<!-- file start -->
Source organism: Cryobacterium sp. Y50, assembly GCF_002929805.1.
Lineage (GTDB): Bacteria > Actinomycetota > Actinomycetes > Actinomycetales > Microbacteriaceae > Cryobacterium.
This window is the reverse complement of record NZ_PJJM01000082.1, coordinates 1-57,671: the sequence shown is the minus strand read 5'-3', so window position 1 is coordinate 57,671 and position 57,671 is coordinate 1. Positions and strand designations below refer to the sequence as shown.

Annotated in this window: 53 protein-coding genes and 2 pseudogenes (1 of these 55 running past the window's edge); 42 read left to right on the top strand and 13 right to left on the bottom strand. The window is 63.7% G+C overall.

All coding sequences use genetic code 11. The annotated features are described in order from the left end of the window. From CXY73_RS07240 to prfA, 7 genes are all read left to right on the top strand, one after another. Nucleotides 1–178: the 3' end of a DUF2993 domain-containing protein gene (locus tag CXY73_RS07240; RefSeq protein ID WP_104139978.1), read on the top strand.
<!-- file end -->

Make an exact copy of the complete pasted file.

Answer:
Source organism: Cryobacterium sp. Y50, assembly GCF_002929805.1.
Lineage (GTDB): Bacteria > Actinomycetota > Actinomycetes > Actinomycetales > Microbacteriaceae > Cryobacterium.
This window is the reverse complement of record NZ_PJJM01000082.1, coordinates 1-57,671: the sequence shown is the minus strand read 5'-3', so window position 1 is coordinate 57,671 and position 57,671 is coordinate 1. Positions and strand designations below refer to the sequence as shown.

Annotated in this window: 53 protein-coding genes and 2 pseudogenes (1 of these 55 running past the window's edge); 42 read left to right on the top strand and 13 right to left on the bottom strand. The window is 63.7% G+C overall.

All coding sequences use genetic code 11. The annotated features are described in order from the left end of the window. From CXY73_RS07240 to prfA, 7 genes are all read left to right on the top strand, one after another. Nucleotides 1–178: the 3' end of a DUF2993 domain-containing protein gene (locus tag CXY73_RS07240; RefSeq protein ID WP_104139978.1), read on the top strand.